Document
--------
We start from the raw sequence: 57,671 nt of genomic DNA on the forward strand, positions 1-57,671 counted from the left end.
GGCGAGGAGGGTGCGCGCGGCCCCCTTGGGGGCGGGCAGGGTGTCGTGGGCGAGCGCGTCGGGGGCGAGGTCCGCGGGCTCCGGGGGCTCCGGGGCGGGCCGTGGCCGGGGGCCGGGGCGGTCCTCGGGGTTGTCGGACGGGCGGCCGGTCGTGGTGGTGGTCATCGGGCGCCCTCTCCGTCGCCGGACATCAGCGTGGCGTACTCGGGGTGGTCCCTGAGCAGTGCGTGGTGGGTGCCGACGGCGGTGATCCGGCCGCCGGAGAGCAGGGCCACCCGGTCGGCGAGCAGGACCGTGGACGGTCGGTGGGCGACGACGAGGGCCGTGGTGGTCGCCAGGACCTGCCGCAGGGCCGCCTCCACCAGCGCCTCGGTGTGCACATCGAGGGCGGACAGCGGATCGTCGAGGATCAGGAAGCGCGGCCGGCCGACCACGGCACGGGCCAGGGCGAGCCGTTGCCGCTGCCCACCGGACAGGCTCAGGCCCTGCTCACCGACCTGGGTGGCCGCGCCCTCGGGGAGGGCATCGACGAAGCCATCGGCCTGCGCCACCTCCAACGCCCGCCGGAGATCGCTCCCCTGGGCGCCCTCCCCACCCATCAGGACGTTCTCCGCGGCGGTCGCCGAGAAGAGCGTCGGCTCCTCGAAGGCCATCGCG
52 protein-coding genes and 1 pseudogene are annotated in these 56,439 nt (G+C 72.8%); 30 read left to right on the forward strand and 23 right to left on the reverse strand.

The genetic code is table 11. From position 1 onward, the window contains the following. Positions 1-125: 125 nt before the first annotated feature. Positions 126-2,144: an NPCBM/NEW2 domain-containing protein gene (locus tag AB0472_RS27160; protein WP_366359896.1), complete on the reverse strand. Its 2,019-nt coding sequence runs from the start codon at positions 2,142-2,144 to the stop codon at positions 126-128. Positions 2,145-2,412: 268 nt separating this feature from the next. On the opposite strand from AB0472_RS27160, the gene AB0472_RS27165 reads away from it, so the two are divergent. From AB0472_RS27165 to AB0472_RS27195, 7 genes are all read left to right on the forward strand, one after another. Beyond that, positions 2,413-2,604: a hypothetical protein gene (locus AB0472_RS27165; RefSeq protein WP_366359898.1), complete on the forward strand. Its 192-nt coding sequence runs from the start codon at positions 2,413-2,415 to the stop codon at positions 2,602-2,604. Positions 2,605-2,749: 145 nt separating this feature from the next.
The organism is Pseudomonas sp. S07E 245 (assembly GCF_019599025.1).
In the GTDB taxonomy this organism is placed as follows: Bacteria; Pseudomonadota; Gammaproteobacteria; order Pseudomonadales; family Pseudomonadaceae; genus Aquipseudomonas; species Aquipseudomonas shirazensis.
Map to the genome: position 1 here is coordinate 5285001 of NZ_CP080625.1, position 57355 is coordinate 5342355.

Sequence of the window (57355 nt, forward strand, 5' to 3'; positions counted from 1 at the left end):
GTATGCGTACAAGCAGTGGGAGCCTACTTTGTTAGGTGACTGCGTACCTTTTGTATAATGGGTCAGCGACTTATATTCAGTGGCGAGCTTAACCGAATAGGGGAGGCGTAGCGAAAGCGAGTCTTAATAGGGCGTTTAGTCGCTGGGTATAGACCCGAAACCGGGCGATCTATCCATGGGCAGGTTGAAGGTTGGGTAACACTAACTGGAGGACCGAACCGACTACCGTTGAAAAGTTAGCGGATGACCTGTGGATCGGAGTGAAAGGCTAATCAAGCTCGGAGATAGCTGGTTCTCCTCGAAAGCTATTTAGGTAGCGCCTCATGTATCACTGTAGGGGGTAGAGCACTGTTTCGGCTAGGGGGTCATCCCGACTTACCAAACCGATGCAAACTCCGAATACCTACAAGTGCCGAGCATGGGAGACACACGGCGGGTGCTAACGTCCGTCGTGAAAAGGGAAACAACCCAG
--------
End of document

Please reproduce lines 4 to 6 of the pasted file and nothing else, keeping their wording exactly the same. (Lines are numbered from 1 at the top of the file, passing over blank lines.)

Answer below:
The genetic code is table 11. From position 1 onward, the window contains the following. Positions 1-125: 125 nt before the first annotated feature. Positions 126-2,144: an NPCBM/NEW2 domain-containing protein gene (locus tag AB0472_RS27160; protein WP_366359896.1), complete on the reverse strand. Its 2,019-nt coding sequence runs from the start codon at positions 2,142-2,144 to the stop codon at positions 126-128. Positions 2,145-2,412: 268 nt separating this feature from the next. On the opposite strand from AB0472_RS27160, the gene AB0472_RS27165 reads away from it, so the two are divergent. From AB0472_RS27165 to AB0472_RS27195, 7 genes are all read left to right on the forward strand, one after another. Beyond that, positions 2,413-2,604: a hypothetical protein gene (locus AB0472_RS27165; RefSeq protein WP_366359898.1), complete on the forward strand. Its 192-nt coding sequence runs from the start codon at positions 2,413-2,415 to the stop codon at positions 2,602-2,604. Positions 2,605-2,749: 145 nt separating this feature from the next.
The organism is Pseudomonas sp. S07E 245 (assembly GCF_019599025.1).
In the GTDB taxonomy this organism is placed as follows: Bacteria; Pseudomonadota; Gammaproteobacteria; order Pseudomonadales; family Pseudomonadaceae; genus Aquipseudomonas; species Aquipseudomonas shirazensis.